The decline in industry and meant an abundance of mooring options. Houseboats began to populate disused sites at Battersea from the late 1970s, first at St Mary’s Church and then at Albion Quay in the 1980s. Oyster Pier and Plantation Wharf are much more recent; 2013 and 2015 respectively. These modern developments are an example of how residential boats are now being included in luxury housing ventures: an altogether different idea from their origins as cheap housing options. Albion Quay is situated at Battersea Reach, opposite Chelsea Harbour and just north of Battersea Railway Bridge. Boat and barge building were particularly associated with this area from the 1870s.

Albion Wharf, the site on which Albion Quay currently sits, operated as a boatyard and was described in 1915 as “typically old-fashioned and rudimentary: a lofty old brick workshop, a lean-to at the side, an earthen floor, and a slipway into the river from which to float barges.” [3]

However, by 1916 many of the boat yards were gone, having been taken over for industrial development. Albion Wharf was taken over by Battersea Borough Council as a refuse wharf. The riverside at Battersea continued to be dominated by industry and trade up until the closure of the inner city docks in 1981.

By the time the first residential boats arrived at Albion Quay in the late 1980s, the area was largely a ‘derelict industrial site’ [4]. The residents were essentially squatters, having no legal rights or permissions to live on the river. Nevertheless, by 1989 Albion Quay was transformed to its present appearance as a pontoon mooring with space for ten barges. This coincided with the development of the surrounding area to make way for luxury apartments and office blocks, which were beginning to line the riverfront. 

Nick Symes, who moved afloat in 1993 in his mid-late twenties, did so due to a desire to live on a boat [5]. He recalls that most other people lived afloat for same reasons. He describes that at that stage it was not necessarily a cheap option. As you couldn’t get a mortgage for a boat, they had to be bought outright and the process of converting and maintaining boats was not cheap.

Nick described the mooring as ‘a lot more ramshackle’ when he first arrived, although there continues to be ten boats at the mooring, as there were in 1993. However, the ownership of the mooring has changed. In 2008 the owner of the mooring was retiring and needed to sell Albion Quay. Ten residents joined together and bought the moorings as cooperative. Each member holds a share of a River Works Licence granted by the Port of London Authority. This has made some impact on the nature of the community at the mooring. Although common ownership has brought security, it has to some extent compromised the relationship between residents as their stakes in the mooring have increased enormously. Nevertheless, security is never absolute. Despite owning the mooring, the residents at Albion Quay are still beholden to the PLA, who have the power to grant and retract river licences.

Nick Symes noted various changes on the river since he moved afloat in 1993. Twenty years ago it was very much a derelict industrial site, whereas now the whole area is taken over by luxury flats and offices. The uses of the riverside have reflected the uses of the river itself. Nick remembers that twenty years ago there was more commercial traffic, and less leisure traffic than now. Changes to prices of homes on land have mirrored the increased expense of living on the river. He noted that it is more expensive to live afloat on the Thames now than it has ever been, and prices are continuing to be pushed up by people buying boats as investments. He reckons that in the last five years particularly, buying for investment has gone up significantly. Nevertheless, Albion Quay continued to be occupied by a community that is driven by their love of boats and the river, not capital gains. There are a number of families on the mooring and there remains a strong sense of community.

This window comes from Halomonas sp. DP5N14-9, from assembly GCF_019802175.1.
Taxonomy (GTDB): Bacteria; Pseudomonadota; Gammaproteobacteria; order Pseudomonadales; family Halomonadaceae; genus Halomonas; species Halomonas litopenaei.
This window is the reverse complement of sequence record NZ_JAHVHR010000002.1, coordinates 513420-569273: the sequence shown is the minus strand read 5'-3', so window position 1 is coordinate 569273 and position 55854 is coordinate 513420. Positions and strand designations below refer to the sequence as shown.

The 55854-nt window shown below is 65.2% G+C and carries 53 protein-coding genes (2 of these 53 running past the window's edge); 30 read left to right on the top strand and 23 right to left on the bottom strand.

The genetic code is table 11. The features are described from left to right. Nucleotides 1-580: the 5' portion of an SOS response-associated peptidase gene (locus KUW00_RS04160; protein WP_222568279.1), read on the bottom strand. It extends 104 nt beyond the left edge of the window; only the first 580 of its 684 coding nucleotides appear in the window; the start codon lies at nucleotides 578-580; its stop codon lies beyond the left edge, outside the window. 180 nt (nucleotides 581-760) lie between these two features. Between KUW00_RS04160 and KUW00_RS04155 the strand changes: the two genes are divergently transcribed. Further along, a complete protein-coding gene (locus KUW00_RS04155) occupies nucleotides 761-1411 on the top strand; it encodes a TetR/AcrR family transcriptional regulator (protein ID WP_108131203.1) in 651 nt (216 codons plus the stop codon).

Oyster Pier is a new facility at the downstream end of Battersea reach that opened in October 2012. It offers luxury living on the tidal Thames with access to a number of shore side facilities. It occupies the site that was once Regents Wharf and Grove Wharf, which operated as industrial wharves from the late nineteenth century.

The Pier is a residential pontoon moorings with berths available for long term leases. The pontoons are arranged parallel to the riverside walkway and have space for ten boats. All the moorings are provided with full services, such as fresh water, electricity, sewerage connection, telecoms [6]. Each berth comes with a long-term lease of sixty years at a cost of £1.5 million, which is to be paid in three instalments, plus a £7,500 annual fee to cover pier maintenance and resident pier master. Residents have full access to facilities at a shore-side luxury hotel, including the use of the concierge, room service and gym. Oyster Pier is marketed as the most luxurious mooring in London.

Plantation Wharf Pier is another recent development, from the same group that produced Oyster Pier. The moorings have space for nine residential boats and a stop for passenger boats. Plantation Wharf Pier opened to river passengers in November 2015 [7]. A floating home with fully functioning engine and navigation equipment was available for advertised for sale in August 2016 at Plantation Wharf for £1.38 million. The three-bed vessel had a 123 year lease on the mooring [8].


[1] The Bartlett, UCL. 2013.. Survey of London. Chapter 8 (Draft chapter)
[2] Ibid. p.11
[3] Ibid. p.46
[4] Interview with Nicholas Symes, London, 13 April 2016
[5] Ibid
[7] http://www.plantationwharfpier...